This article investigates the emotive potency of horror soundtracks. The account
illuminates the potency of aural elements in horror cinema to engage spectators body
in the light of a philosophical framework of emotion, namely, the embodied appraisal
theories of emotion. The significance of aural elements in horror cinema has been
gaining recognition in film studies. Yet it still receives relatively scarce
attention in the philosophical accounts of film music and cinematic horror, which
tend to underappreciate the power of horror film sound and music in inducing
emotions. My investigation aims both to address the lacuna, and facilitate dialogue
between the two disciplines.
Emotional Contagion Responses to Narrative Fiction Film
In this paper, I examine the role of emotional contagion in our affective engagement
with narrative fiction film, focusing in particular on how spectator responses based
on emotional contagion differ from those based on more sophisticated emotional
processes. I begin by explaining emotional contagion and the processes involved in
it. Next, I consider how film elicits emotional contagion. I then argue that
emotional contagion responses are unique and should be clearly distinguished from
responses based on other emotional processes, such as empathy. Finally, I explain why
contagion responses are a significant feature of spectators engagement with narrative
Mass and Propaganda. An Inquiry Into Fascist Propaganda (Siegfried Kracauer,
Written in French exile, the following text by Siegfried Kracauer from December 1936
outlines a research project that the German-Jewish intellectual undertook with
funding from the Institute for Social Research. The work outlined here would be a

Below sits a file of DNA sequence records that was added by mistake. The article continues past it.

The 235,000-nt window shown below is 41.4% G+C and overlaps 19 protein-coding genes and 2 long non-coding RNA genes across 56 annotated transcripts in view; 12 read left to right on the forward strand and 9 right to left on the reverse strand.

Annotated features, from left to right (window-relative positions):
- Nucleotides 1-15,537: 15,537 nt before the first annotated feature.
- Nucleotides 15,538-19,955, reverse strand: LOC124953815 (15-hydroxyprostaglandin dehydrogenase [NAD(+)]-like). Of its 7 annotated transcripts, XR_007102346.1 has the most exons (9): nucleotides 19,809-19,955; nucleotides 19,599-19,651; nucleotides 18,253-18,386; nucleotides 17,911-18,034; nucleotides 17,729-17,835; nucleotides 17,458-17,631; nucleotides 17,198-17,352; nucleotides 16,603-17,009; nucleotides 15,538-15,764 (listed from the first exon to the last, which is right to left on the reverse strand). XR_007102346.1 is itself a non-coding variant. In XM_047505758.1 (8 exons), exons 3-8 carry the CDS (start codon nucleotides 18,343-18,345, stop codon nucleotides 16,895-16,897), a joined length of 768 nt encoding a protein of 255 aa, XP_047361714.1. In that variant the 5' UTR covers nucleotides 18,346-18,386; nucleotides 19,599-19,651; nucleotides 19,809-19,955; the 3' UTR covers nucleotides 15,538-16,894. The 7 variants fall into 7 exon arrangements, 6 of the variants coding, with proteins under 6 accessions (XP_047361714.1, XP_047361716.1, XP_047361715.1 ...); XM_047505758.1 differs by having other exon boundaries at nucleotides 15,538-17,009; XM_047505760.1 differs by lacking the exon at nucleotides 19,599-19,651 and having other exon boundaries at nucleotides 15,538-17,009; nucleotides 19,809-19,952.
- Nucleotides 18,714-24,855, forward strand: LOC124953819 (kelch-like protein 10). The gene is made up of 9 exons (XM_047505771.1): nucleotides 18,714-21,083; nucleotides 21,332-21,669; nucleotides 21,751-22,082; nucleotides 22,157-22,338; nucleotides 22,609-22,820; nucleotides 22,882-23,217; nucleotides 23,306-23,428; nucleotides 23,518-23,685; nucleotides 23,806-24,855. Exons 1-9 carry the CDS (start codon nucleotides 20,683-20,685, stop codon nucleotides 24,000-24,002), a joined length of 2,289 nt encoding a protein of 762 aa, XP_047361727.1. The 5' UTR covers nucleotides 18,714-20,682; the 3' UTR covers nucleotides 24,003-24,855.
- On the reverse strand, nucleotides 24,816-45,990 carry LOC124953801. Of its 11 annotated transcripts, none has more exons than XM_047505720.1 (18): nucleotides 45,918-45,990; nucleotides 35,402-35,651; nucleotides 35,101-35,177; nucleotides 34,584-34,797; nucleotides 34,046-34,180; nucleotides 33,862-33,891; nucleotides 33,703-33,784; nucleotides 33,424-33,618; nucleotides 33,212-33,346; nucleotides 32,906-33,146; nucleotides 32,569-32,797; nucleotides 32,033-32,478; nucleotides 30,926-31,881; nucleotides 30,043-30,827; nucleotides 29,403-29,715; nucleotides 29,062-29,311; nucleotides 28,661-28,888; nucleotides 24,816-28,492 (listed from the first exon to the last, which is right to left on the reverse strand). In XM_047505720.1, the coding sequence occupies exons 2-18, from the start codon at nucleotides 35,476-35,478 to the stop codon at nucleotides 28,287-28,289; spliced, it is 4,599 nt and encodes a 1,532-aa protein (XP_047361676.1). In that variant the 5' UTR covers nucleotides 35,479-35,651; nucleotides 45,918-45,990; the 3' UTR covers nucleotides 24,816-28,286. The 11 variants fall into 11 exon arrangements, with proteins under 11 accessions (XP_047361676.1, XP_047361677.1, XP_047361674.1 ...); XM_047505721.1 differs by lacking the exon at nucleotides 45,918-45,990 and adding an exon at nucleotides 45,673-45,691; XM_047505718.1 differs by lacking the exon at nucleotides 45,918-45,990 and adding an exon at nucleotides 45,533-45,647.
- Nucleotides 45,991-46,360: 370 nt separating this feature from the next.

study of totalitarian propaganda in Germany and Italy through sustained comparison
with communist and democratic countries, especially the Soviet Union and the United
States. Appearing in English translation for the first time, this document from
Kracauer‘s estate is crucial for a full understanding of his career as a sociologist,
cultural critic, film theorist and philosopher, demonstrating the global scope of his
engagement with cinema, mass culture and modernity.
Just six years after the last American sound-era serial, Albert Broccoli and Harry
Saltzman brought James Bond to the screen, launching the longest-lived and most
influential film series of the post-studio era. This article considers how the first
Bond films adapted the regular imperilments,and operational aesthetics of
sound-serials. Early Bond films benefitted from a field of expectations, viewing
strategies and conventions planted by the over 200 B-grade chapter-plays produced
between 1930 and 1956. Recourse to these serial strategies conferred tactile
immediacy and ludic clarity to the films, and facilitated engagement with the Bond
beyond the cinema.
The article notes a trend towards low-key naturalism in twenty-first-century independent
queer cinema. Focusing on work by Andrew Haigh, Travis Mathews and Ira Sachs, it argues
that this observational style is welded to a highly meta-cinematic engagement with
traditions of representing non-straight people. The article coins the term ‘New Gay
Sincerity’ to account for this style, relating it to Jim Collins’s and